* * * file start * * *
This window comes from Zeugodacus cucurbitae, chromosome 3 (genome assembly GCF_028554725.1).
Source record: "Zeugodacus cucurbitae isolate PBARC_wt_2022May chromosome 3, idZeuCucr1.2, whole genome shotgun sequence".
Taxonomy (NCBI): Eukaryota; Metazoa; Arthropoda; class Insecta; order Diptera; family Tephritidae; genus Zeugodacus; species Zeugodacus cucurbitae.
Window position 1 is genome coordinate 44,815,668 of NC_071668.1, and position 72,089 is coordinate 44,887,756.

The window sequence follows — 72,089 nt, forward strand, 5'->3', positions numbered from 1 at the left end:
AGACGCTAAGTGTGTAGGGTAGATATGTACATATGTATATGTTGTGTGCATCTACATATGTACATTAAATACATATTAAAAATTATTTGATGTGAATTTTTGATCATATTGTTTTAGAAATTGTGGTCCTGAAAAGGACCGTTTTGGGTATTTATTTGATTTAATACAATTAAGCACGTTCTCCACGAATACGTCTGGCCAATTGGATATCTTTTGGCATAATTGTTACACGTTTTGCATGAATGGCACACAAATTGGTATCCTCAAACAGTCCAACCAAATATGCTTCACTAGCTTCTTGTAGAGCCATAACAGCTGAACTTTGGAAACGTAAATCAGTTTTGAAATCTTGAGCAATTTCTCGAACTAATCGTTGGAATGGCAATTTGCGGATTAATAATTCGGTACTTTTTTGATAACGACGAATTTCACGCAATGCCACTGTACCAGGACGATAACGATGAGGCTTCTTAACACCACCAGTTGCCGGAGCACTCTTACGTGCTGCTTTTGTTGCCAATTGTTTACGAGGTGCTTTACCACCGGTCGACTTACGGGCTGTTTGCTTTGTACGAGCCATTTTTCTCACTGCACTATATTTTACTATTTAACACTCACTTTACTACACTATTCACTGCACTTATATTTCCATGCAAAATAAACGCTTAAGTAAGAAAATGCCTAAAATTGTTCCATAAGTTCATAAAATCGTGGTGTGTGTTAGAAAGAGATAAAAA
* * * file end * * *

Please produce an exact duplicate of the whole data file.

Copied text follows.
This window comes from Zeugodacus cucurbitae, chromosome 3 (genome assembly GCF_028554725.1).
Source record: "Zeugodacus cucurbitae isolate PBARC_wt_2022May chromosome 3, idZeuCucr1.2, whole genome shotgun sequence".
Taxonomy (NCBI): Eukaryota; Metazoa; Arthropoda; class Insecta; order Diptera; family Tephritidae; genus Zeugodacus; species Zeugodacus cucurbitae.
Window position 1 is genome coordinate 44,815,668 of NC_071668.1, and position 72,089 is coordinate 44,887,756.

The window sequence follows — 72,089 nt, forward strand, 5'->3', positions numbered from 1 at the left end:
AGACGCTAAGTGTGTAGGGTAGATATGTACATATGTATATGTTGTGTGCATCTACATATGTACATTAAATACATATTAAAAATTATTTGATGTGAATTTTTGATCATATTGTTTTAGAAATTGTGGTCCTGAAAAGGACCGTTTTGGGTATTTATTTGATTTAATACAATTAAGCACGTTCTCCACGAATACGTCTGGCCAATTGGATATCTTTTGGCATAATTGTTACACGTTTTGCATGAATGGCACACAAATTGGTATCCTCAAACAGTCCAACCAAATATGCTTCACTAGCTTCTTGTAGAGCCATAACAGCTGAACTTTGGAAACGTAAATCAGTTTTGAAATCTTGAGCAATTTCTCGAACTAATCGTTGGAATGGCAATTTGCGGATTAATAATTCGGTACTTTTTTGATAACGACGAATTTCACGCAATGCCACTGTACCAGGACGATAACGATGAGGCTTCTTAACACCACCAGTTGCCGGAGCACTCTTACGTGCTGCTTTTGTTGCCAATTGTTTACGAGGTGCTTTACCACCGGTCGACTTACGGGCTGTTTGCTTTGTACGAGCCATTTTTCTCACTGCACTATATTTTACTATTTAACACTCACTTTACTACACTATTCACTGCACTTATATTTCCATGCAAAATAAACGCTTAAGTAAGAAAATGCCTAAAATTGTTCCATAAGTTCATAAAATCGTGGTGTGTGTTAGAAAGAGATAAAAA